Oops, you're using an old version of your browser so some of the features on this page may not be displaying properly.

MINIMAL Requirements: Google Chrome 24+Mozilla Firefox 20+Internet Explorer 11Opera 15–18Apple Safari 7SeaMonkey 2.15-2.23

ESMO E-Learning: Management of BRCA Mutated Ovarian Cancer

A new module by Jonathan Ledermann is now available. View the presentation and take the CME test today!

Learning objectives

  • To learn about the role of BRCA mutations and DNA repair defects in ovarian cancer
  • To provide an update on clinical activity and indications for use of PARP inhibitors in ovarian cancer
  • To learn about future strategies in the development of PARP inhibitors

After two years E-Learning modules are no longer considered current. There is therefore no CME test associated with this E-Learning module.

Title Duration Content CME Points CME Test
Management of BRCA Mutated Ovarian Cancer 46 min. 54 slides - -

Germline mutations of BRCA1 or BRCA2 cancer susceptibility genes, are inherited as an autosomal dominant gene. The life time risk of ovarian cancer, taking BRCA 1 and 2 mutations together, is in the region of 40/60%. Although the mechanism of cancer development is not fully understood deletion of normal allele leads to cancer susceptibility through loss of function of homologous DNA repair, genomic stability, translational regulation, protein ubiquitination, chromatin remodelling and cell cycle control. A mutation is found in approximately 1 in 400 of the population but it is much higher in certain ethnic groups.

Epidemiological data estimate that a germline BRCA mutation is found in about 17% of women with high grade ovarian/fallopian tube/ peritoneal cancers. Counselling and testing pathways vary throughout Europe. Historically referrals were made to cancer geneticists and the focus has been on identifying unaffected relatives, and not for treatment decisions.

However, in this module, the author tries to convey a message that testing should no longer be dependent on family history and that new referral pathways are needed. Training of gynaecologists and oncologists in providing information and obtaining consent for germline BRCA testing is needed. Testing tumours for both somatic and germline mutations should be considered, as 6-8% of patients have somatic BRCA mutation.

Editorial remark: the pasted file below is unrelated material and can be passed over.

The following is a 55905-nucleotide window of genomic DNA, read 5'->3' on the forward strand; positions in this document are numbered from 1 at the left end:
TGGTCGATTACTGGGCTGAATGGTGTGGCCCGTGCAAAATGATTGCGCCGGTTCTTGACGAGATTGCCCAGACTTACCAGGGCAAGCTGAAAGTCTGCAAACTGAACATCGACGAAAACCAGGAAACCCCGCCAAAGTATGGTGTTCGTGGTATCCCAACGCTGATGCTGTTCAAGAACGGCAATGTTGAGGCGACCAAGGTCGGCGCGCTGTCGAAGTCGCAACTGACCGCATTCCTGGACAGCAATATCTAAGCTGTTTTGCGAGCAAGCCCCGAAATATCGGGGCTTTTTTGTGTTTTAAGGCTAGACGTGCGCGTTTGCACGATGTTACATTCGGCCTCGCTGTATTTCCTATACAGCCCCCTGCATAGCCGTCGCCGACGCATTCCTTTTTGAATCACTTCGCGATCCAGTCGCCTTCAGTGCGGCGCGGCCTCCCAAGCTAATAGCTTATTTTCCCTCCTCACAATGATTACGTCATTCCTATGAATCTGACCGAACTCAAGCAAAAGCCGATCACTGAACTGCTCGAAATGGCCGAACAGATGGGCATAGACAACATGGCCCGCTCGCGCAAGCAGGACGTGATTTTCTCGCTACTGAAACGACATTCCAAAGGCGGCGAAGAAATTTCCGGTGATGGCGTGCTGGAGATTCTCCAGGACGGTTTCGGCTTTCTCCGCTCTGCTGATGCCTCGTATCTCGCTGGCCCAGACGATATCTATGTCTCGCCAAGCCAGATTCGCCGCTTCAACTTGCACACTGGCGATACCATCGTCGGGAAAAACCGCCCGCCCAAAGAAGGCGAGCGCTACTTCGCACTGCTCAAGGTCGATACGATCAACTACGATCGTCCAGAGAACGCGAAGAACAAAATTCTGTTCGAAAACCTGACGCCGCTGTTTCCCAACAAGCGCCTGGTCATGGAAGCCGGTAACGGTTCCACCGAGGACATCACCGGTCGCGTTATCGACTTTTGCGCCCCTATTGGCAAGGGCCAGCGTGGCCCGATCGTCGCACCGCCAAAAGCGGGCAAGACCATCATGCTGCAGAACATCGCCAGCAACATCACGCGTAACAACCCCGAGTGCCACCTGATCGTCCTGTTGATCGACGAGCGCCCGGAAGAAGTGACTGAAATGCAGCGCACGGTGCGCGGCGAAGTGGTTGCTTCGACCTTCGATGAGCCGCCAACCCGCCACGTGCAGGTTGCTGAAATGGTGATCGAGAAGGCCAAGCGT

This module outlines chapters on BRCA mutated ovarian cancer, epidemiology, PARP inhibitors in BRCA mutated ovarian cancer, clinical activity of PARP inhibitors in ovarian cancer, PARP inhibitors beyond BRCA mutated ovarian cancer, indications for use of PARP inhibitors in ovarian cancer, and future strategies for the development of PARP inhibitors.

In a part of the module on development strategies for PARP inhibitors in ovarian cancer, the author elaborates a comparison of PARP inhibitors with chemotherapy, questions if PARP inhibitors will have additive effects to chemotherapy, and provides evidence for maintenance therapy with PARP inhibitors.

The author further discusses PARP inhibitors for routine care of BRCA mutated ovarian cancer, side effects of PARP inhibitors, quality of life issues, landscape of PARP inhibitors in clinical development, patient selection for treatment with PARP inhibitors, and future directions.

Last update: 12 Aug 2015

The author has reported to be: Chief Investigator for Study 19 Olaparib; Co-Chief Investigator ARIEL 3 Rucaparib Trial. He has participated in the Advisory Boards of AstraZeneca and Clovis, without personal remuneration.

This site uses cookies. Some of these cookies are essential, while others help us improve your experience by providing insights into how the site is being used.

For more detailed information on the cookies we use, please check our Privacy Policy.

Customise settings